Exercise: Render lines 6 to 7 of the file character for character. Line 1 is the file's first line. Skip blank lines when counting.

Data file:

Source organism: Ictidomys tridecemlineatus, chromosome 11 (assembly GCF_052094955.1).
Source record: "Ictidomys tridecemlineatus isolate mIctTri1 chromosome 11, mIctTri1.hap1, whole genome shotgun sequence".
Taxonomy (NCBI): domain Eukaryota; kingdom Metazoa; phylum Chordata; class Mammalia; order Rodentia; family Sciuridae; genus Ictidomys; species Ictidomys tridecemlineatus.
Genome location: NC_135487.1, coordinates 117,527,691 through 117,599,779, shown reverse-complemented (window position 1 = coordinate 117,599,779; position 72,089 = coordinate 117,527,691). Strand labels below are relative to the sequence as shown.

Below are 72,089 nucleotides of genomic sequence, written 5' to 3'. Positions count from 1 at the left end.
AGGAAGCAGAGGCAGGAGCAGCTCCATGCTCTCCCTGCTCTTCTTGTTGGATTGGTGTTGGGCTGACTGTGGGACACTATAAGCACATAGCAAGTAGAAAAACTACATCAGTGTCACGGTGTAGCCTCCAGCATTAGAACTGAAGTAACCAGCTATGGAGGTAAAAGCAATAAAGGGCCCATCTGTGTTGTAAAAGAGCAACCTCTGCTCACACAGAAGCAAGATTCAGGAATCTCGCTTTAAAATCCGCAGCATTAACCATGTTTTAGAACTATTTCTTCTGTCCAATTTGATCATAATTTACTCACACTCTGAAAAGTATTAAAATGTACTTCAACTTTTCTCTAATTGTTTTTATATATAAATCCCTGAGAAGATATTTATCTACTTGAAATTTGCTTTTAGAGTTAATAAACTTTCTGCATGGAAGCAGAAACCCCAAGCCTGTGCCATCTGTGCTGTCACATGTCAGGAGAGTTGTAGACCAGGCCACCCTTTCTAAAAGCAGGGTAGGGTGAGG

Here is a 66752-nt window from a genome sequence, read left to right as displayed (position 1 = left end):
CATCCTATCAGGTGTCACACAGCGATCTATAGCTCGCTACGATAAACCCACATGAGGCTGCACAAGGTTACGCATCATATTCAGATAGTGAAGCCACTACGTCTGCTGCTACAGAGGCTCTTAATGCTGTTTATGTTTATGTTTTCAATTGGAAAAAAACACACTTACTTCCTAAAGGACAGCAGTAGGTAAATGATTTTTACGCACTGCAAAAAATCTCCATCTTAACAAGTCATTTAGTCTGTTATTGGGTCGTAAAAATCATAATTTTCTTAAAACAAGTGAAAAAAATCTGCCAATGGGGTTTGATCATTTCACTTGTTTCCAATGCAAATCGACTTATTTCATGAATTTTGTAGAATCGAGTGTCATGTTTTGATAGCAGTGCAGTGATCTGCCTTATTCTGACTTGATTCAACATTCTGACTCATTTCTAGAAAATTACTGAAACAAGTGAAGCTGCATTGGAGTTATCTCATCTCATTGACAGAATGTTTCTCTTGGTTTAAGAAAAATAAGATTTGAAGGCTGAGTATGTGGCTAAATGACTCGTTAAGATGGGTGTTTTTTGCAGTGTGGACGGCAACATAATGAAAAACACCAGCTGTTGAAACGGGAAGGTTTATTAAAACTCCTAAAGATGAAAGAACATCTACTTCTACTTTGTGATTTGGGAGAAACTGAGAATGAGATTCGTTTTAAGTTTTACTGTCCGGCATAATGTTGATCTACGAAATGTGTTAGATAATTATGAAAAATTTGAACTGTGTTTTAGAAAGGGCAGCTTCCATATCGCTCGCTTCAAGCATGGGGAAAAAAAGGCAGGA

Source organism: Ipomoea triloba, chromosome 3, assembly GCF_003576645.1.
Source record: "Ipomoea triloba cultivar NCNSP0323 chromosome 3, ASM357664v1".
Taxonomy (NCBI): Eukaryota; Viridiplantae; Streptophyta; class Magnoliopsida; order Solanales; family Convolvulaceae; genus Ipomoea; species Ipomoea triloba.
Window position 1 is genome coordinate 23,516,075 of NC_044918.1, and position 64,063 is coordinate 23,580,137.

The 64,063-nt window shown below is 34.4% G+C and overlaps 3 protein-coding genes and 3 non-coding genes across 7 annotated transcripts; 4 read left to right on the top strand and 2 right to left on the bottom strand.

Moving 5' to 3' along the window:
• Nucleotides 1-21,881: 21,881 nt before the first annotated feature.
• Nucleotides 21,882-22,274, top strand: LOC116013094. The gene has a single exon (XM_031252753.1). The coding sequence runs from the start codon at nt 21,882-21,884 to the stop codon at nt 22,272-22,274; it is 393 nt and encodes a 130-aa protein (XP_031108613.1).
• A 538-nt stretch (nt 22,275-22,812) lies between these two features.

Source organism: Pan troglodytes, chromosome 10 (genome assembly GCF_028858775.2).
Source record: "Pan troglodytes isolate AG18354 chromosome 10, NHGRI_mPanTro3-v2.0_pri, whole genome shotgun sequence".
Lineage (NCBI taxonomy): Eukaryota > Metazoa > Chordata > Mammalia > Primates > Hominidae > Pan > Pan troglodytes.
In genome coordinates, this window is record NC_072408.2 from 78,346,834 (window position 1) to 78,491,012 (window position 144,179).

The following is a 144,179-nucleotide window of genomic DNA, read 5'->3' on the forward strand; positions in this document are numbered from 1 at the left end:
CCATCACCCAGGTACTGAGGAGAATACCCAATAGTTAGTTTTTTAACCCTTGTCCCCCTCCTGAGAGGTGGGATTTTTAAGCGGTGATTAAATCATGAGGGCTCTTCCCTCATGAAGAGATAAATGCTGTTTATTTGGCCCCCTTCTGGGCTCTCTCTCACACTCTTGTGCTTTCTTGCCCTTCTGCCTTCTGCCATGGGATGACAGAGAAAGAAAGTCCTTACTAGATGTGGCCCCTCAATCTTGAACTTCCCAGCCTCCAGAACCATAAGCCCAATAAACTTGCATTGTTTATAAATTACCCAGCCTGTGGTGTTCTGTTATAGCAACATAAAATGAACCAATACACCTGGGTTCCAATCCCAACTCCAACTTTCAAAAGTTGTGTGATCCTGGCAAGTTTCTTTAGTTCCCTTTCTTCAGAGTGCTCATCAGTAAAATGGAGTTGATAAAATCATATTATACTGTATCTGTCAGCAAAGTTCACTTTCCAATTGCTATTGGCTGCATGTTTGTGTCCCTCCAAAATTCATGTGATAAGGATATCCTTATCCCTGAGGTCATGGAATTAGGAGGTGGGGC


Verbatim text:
AGGAAGCAGAGGCAGGAGCAGCTCCATGCTCTCCCTGCTCTTCTTGTTGGATTGGTGTTGGGCTGACTGTGGGACACTATAAGCACATAGCAAGTAGAAAAACTACATCAGTGTCACGGTGTAGCCTCCAGCATTAGAACTGAAGTAACCAGCTATGGAGGTAAAAGCAATAAAGGGCCCATCTGTGTTGTAAAAGAGCAACCTCTGCTCACACAGAAGCAAGATTCAGGAATCTCGCTTTAAAATCCGCAGCATTAACCATGTTTTAGAACTATTTCTTCTGTCCAATTTGATCATAATTTACTCACACTCTGAAAAGTATTAAAATGTACTTCAACTTTTCTCTAATTGTTTTTATATATAAATCCCTGAGAAGATATTTATCTACTTGAAATTTGCTTTTAGAGTTAATAAACTTTCTGCATGGAAGCAGAAACCCCAAGCCTGTGCCATCTGTGCTGTCACATGTCAGGAGAGTTGTAGACCAGGCCACCCTTTCTAAAAGCAGGGTAGGGTGAGG

Here is a 66752-nt window from a genome sequence, read left to right as displayed (position 1 = left end):